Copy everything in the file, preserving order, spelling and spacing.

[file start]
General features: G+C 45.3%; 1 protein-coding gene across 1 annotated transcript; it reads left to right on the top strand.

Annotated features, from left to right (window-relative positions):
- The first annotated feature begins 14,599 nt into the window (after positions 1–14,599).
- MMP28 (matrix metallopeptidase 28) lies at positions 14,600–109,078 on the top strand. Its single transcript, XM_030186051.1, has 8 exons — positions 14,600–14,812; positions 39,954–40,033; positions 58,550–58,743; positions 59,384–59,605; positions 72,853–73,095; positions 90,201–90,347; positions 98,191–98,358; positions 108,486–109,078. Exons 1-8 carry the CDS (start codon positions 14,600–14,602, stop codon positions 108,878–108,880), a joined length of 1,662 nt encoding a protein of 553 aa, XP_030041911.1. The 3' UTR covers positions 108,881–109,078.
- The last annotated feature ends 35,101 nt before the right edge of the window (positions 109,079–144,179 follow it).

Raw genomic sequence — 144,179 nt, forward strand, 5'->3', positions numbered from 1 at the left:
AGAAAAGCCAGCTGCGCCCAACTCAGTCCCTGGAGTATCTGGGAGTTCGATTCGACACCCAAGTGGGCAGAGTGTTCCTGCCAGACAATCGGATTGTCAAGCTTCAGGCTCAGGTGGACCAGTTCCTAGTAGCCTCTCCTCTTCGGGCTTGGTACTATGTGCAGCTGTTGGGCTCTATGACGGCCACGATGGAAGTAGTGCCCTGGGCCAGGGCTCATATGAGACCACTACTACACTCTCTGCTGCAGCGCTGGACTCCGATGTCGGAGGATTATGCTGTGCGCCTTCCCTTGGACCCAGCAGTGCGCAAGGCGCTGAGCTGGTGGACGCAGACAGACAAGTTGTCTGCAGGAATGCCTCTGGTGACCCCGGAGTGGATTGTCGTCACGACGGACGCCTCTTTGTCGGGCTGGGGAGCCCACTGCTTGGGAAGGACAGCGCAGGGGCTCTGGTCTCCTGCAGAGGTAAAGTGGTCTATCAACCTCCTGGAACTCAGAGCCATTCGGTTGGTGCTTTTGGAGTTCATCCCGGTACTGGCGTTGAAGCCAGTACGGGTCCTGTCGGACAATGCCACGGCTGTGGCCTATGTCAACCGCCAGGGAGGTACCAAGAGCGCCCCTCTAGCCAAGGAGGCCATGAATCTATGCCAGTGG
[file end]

General features: G+C 45.3%; 1 protein-coding gene across 1 annotated transcript; it reads left to right on the top strand.

Annotated features, from left to right (window-relative positions):
- The first annotated feature begins 14,599 nt into the window (after positions 1–14,599).
- MMP28 (matrix metallopeptidase 28) lies at positions 14,600–109,078 on the top strand. Its single transcript, XM_030186051.1, has 8 exons — positions 14,600–14,812; positions 39,954–40,033; positions 58,550–58,743; positions 59,384–59,605; positions 72,853–73,095; positions 90,201–90,347; positions 98,191–98,358; positions 108,486–109,078. Exons 1-8 carry the CDS (start codon positions 14,600–14,602, stop codon positions 108,878–108,880), a joined length of 1,662 nt encoding a protein of 553 aa, XP_030041911.1. The 3' UTR covers positions 108,881–109,078.
- The last annotated feature ends 35,101 nt before the right edge of the window (positions 109,079–144,179 follow it).

Raw genomic sequence — 144,179 nt, forward strand, 5'->3', positions numbered from 1 at the left:
AGAAAAGCCAGCTGCGCCCAACTCAGTCCCTGGAGTATCTGGGAGTTCGATTCGACACCCAAGTGGGCAGAGTGTTCCTGCCAGACAATCGGATTGTCAAGCTTCAGGCTCAGGTGGACCAGTTCCTAGTAGCCTCTCCTCTTCGGGCTTGGTACTATGTGCAGCTGTTGGGCTCTATGACGGCCACGATGGAAGTAGTGCCCTGGGCCAGGGCTCATATGAGACCACTACTACACTCTCTGCTGCAGCGCTGGACTCCGATGTCGGAGGATTATGCTGTGCGCCTTCCCTTGGACCCAGCAGTGCGCAAGGCGCTGAGCTGGTGGACGCAGACAGACAAGTTGTCTGCAGGAATGCCTCTGGTGACCCCGGAGTGGATTGTCGTCACGACGGACGCCTCTTTGTCGGGCTGGGGAGCCCACTGCTTGGGAAGGACAGCGCAGGGGCTCTGGTCTCCTGCAGAGGTAAAGTGGTCTATCAACCTCCTGGAACTCAGAGCCATTCGGTTGGTGCTTTTGGAGTTCATCCCGGTACTGGCGTTGAAGCCAGTACGGGTCCTGTCGGACAATGCCACGGCTGTGGCCTATGTCAACCGCCAGGGAGGTACCAAGAGCGCCCCTCTAGCCAAGGAGGCCATGAATCTATGCCAGTGG